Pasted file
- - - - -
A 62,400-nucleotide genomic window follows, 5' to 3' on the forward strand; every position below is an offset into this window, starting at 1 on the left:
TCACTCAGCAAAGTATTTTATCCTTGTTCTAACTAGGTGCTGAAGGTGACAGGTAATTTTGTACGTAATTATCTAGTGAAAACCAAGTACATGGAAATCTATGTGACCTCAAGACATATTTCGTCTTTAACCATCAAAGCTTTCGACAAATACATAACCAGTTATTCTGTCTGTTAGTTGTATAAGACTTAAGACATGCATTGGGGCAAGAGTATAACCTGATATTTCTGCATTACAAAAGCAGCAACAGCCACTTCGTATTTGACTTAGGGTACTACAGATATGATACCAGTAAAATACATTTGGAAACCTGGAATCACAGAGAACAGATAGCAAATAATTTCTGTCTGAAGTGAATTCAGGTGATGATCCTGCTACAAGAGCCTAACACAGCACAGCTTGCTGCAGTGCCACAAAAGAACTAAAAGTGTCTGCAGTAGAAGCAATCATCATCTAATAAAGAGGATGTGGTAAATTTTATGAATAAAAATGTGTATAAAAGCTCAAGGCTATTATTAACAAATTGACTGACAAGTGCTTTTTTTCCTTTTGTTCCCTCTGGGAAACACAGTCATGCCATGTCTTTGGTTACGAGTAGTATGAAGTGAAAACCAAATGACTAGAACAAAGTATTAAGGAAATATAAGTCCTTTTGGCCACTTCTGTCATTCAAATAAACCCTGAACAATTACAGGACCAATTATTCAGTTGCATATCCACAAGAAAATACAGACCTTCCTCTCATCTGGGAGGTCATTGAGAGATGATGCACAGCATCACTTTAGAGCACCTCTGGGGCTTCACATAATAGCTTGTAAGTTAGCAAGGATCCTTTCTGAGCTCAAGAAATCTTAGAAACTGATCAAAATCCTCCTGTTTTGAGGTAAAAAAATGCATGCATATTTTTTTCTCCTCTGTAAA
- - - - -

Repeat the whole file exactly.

A 62,400-nucleotide genomic window follows, 5' to 3' on the forward strand; every position below is an offset into this window, starting at 1 on the left:
TCACTCAGCAAAGTATTTTATCCTTGTTCTAACTAGGTGCTGAAGGTGACAGGTAATTTTGTACGTAATTATCTAGTGAAAACCAAGTACATGGAAATCTATGTGACCTCAAGACATATTTCGTCTTTAACCATCAAAGCTTTCGACAAATACATAACCAGTTATTCTGTCTGTTAGTTGTATAAGACTTAAGACATGCATTGGGGCAAGAGTATAACCTGATATTTCTGCATTACAAAAGCAGCAACAGCCACTTCGTATTTGACTTAGGGTACTACAGATATGATACCAGTAAAATACATTTGGAAACCTGGAATCACAGAGAACAGATAGCAAATAATTTCTGTCTGAAGTGAATTCAGGTGATGATCCTGCTACAAGAGCCTAACACAGCACAGCTTGCTGCAGTGCCACAAAAGAACTAAAAGTGTCTGCAGTAGAAGCAATCATCATCTAATAAAGAGGATGTGGTAAATTTTATGAATAAAAATGTGTATAAAAGCTCAAGGCTATTATTAACAAATTGACTGACAAGTGCTTTTTTTCCTTTTGTTCCCTCTGGGAAACACAGTCATGCCATGTCTTTGGTTACGAGTAGTATGAAGTGAAAACCAAATGACTAGAACAAAGTATTAAGGAAATATAAGTCCTTTTGGCCACTTCTGTCATTCAAATAAACCCTGAACAATTACAGGACCAATTATTCAGTTGCATATCCACAAGAAAATACAGACCTTCCTCTCATCTGGGAGGTCATTGAGAGATGATGCACAGCATCACTTTAGAGCACCTCTGGGGCTTCACATAATAGCTTGTAAGTTAGCAAGGATCCTTTCTGAGCTCAAGAAATCTTAGAAACTGATCAAAATCCTCCTGTTTTGAGGTAAAAAAATGCATGCATATTTTTTTCTCCTCTGTAAA